W3C home > Mailing lists > Public > xmlschema-dev@w3.org > April 2009

Re: Conditional Levels of a Schema

From: Arshad Noor <arshad.noor@strongauth.com>
Date: Tue, 07 Apr 2009 18:46:50 -0700
Message-ID: <49DC020A.3010709@strongauth.com>
To: Dieter Menne <dieter.menne@menne-biomed.de>
CC: xmlschema-dev@w3.org
Dieter,

I am going to attempt to answer your question by providing a
solution from a different perspective - the Security one -
only because the issue you've raised stems from a security
requirement: preserving patient confidentiality based on
where the data exists/is used.

I am not an XML Schema expert and come to this forum occasionally
to get my own questions answered.  But, my career is currently
focused on addressing complex data-security issues and believe
that the solution to your question deserves another approach.

If the security-requirement I've stated above is correct, then
your approach to the solution is flawed.  You are making many
assumptions about the software and environment to preserve the
confidentiality of the patient data.  However, it is those very
assumptions by data-model designers and software programmers
that have, unfortunately, resulted in many vulnerable systems
today.  But you can solve your current design problem *and* the
security problem with what I've outlined below.

The security landscape is a vastly different environment today
than it was even five years ago, with professional attackers
being far superior to many standard software developers, IMHO,
in their knowledge of systems, software and vulnerabilities.
Evidence of this superiority is visible in the *known* breaches
at datalossdb.org; what is most problematic is what we don't
know that has been breached already, but will be discovered
many months/years later (Heartland Payment Systems).

That said, I believe the solution to the problem is simple:
assume that the network is compromised and that the host is
compromised.  You may rely on the fact that software has not
been replaced on the computer/device which uses your data, but
you cannot rely on the fact that there isn't something else
running on the system that's reading files and watching
traffic go by on the network adapter.

If the network/host are assumed to be compromised, how do you
address this problem?  By securing the data itself, through
message-level encryption within the application!

By encrypting the data and placing just a reference to the
key-identifier (using the XML Encryption XSD), you can now
use a single XSD for your own data and leave the patient
data in there all the time (minOccurs="1" all the time).

The difference is, those who need to see the actual data -
the hospital, for instance - would have the authorization to
retrieve the decryption-key from their key-management system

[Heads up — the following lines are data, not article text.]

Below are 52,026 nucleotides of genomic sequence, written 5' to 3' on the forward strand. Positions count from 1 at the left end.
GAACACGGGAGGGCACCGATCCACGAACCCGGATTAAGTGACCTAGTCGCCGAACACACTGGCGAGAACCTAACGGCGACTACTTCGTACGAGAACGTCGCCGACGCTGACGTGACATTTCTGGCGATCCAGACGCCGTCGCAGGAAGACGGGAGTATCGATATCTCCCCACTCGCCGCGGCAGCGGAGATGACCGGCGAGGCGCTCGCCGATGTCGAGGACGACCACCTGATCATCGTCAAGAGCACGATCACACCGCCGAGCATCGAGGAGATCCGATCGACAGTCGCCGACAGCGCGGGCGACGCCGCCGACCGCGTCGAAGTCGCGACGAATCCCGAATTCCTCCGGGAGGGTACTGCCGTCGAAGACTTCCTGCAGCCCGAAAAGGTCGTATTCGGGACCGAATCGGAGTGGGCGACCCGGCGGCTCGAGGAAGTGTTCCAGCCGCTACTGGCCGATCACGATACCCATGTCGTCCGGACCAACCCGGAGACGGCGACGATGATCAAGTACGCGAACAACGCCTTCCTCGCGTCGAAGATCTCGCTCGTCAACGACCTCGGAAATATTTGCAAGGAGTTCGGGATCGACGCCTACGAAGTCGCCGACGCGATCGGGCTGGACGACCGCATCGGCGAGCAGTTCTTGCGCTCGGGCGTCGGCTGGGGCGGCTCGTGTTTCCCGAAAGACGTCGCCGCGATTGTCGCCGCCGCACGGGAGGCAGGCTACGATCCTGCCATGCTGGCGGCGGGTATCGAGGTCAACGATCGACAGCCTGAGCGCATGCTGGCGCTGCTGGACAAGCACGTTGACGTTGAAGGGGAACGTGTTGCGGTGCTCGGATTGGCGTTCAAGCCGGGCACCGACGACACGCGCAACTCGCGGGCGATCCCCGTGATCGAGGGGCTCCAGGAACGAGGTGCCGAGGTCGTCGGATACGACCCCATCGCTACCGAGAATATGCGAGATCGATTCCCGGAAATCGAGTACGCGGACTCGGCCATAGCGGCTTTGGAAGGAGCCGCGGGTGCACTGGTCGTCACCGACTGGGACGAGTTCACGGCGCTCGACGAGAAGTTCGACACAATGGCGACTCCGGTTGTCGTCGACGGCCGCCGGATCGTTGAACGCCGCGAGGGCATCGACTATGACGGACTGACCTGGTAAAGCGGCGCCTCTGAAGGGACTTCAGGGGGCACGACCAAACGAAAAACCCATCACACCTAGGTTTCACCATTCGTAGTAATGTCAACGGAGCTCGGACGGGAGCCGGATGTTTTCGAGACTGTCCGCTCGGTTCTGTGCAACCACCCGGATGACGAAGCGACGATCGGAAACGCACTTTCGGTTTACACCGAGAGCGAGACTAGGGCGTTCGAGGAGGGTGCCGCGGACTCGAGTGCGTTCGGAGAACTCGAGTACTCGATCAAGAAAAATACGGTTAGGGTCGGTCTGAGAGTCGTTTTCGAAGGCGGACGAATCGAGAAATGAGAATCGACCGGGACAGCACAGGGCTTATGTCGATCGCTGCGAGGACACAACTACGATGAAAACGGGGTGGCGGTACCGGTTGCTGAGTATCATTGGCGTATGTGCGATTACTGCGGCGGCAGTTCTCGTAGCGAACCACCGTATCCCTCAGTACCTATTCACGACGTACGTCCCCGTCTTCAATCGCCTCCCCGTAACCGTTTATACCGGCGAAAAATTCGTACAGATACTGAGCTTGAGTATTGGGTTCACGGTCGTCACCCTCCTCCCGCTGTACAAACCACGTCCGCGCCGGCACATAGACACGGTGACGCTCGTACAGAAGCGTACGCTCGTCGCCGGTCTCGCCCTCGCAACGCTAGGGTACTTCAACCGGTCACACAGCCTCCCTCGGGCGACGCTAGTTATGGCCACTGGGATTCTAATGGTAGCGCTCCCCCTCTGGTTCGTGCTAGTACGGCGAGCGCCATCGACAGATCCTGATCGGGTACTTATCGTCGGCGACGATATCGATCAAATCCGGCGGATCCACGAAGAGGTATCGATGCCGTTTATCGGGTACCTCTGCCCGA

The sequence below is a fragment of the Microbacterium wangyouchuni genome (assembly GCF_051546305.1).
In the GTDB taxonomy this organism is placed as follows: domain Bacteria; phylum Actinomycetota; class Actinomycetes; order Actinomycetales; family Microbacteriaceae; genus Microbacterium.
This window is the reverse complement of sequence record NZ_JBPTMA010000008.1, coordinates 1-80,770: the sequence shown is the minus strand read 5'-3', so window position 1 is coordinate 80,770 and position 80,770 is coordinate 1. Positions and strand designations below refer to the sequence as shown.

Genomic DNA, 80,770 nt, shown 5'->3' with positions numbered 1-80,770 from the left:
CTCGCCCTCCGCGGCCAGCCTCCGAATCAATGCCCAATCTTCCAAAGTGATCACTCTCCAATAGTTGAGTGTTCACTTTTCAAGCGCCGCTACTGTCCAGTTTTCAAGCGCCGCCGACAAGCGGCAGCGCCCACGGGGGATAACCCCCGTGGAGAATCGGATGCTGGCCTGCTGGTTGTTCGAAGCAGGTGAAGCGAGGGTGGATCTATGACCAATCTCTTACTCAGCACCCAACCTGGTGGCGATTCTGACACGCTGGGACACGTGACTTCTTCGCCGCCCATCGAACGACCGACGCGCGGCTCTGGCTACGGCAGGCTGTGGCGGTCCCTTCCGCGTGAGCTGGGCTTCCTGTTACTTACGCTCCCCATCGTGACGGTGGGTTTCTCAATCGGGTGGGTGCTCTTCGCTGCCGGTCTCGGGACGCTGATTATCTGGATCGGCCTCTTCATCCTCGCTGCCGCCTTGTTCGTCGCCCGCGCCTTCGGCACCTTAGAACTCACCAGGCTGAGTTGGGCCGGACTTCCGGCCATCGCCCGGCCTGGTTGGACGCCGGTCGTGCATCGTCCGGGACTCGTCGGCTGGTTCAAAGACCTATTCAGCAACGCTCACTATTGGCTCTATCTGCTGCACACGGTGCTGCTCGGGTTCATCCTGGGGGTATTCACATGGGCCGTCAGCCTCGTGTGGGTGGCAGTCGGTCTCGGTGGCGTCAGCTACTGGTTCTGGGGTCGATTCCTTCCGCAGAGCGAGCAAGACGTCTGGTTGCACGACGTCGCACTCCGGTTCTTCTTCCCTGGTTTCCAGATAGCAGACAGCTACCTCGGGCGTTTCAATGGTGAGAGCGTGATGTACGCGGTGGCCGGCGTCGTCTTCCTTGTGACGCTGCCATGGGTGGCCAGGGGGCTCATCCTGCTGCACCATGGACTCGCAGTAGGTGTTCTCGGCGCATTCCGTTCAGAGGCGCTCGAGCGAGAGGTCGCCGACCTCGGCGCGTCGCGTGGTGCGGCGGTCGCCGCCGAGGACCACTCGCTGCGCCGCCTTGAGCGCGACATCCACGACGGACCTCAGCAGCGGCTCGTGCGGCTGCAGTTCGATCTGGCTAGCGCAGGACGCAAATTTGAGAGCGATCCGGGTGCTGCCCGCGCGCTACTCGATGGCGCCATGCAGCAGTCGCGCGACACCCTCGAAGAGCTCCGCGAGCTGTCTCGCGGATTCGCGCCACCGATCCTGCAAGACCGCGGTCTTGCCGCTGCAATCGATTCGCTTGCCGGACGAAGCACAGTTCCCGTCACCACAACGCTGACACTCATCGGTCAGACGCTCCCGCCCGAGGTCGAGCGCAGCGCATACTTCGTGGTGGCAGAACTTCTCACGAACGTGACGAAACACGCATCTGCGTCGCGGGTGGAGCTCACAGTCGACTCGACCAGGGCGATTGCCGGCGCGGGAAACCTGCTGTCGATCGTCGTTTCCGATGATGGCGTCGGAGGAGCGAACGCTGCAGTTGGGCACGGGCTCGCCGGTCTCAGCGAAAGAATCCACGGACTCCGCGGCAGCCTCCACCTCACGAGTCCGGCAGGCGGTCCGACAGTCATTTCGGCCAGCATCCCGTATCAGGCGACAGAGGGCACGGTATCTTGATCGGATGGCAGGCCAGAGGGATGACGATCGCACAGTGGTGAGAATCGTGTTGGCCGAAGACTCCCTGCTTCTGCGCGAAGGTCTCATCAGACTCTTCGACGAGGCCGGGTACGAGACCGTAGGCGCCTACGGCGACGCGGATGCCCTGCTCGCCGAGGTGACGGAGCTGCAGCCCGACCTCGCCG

and read the data, while all others would not be able to see
it, despite having the data, knowing the key-identifier and
even knowing where to retrieve it from (we create open-source
software that provides this level of security).

This is a radically new paradigm for data-protection.

It allows you to stop worrying about whether the data belongs
in a specific place/application/device/etc. and lets you focus
on just managing access control to your keys.

It also solves your data-design problem: the patient data is
always present in the XSD and application rules are also simple
- unless they are authorized to retrieve the key, the extra data
is just noise.  (That is the only downside: the data is always
present.  But, in these days of megabit speeds to mobile devices,
and gigabit to desktop/laptops, I'm not so sure its an issue for
new applications).

I'm not trying to detract from the interesting discussion on
conditional processing of XSD elements - I'm sure there are many
other examples where such rules must be addressed.  I've only
offered this alternative, because of the underlying security
requirement in the problem statement.

Regards,

Arshad Noor
StrongAuth, Inc.


Dieter Menne wrote:
> Hi,
> 
> we are currently defining a format for medical data storage
> (hrmconsensus.org). The full version is available 
> http://hrmconsensus.org/media/hrm/xhrm/xhrm02/xhrm0_2.xsd here .
> 
> In the simplified example below, we have the always mandatory deviceTyp. For
> patientsType, we would like to have a global conditional switch so that
> three flavors are possible
> 
> -- minOccurs = "0" for internal clinical use
> -- minOccurs = "1" for archiving, must contain patient info
> -- minOccurs = "never" anonymized, must not contain patient info
> 
> I know that the latter is not possible, that conditionals are not supported
> in XSL, and that Schematron would be an alternative.  Note that the
> conditionals occur in several nesting levels, so that we cannot easily
> combine versions of a master element with details, but they are always of
> the type "may", "must", "must not".
> 
> We would like to avoid having several xsd files and prefer a common file
> with branching. Any ideas or references to ideas are appreciated.
> 
> Dieter Menne 
> on behalf of the hrmconsensus group.
> 
> 
> <?xml version="1.0" encoding="utf-8"?>
> <xs:schema xmlns:xs="http://www.w3.org/2001/XMLSchema" version="0.2">
> 	<xs:element name="xhrm">
> 		<xs:complexType>
> 			<xs:sequence>
> 				<xs:element name="device" type="deviceType"/>
> 				<xs:element name="patients" type="patientsType" minOccurs="0"/>
> 			</xs:sequence>
> 		</xs:complexType>
> 		</xs:element>
> </xs:schema>
> 
Received on Wednesday, 8 April 2009 01:47:46 GMT

This archive was generated by hypermail 2.2.0+W3C-0.50 : Tuesday, 11 January 2011 00:15:11 GMT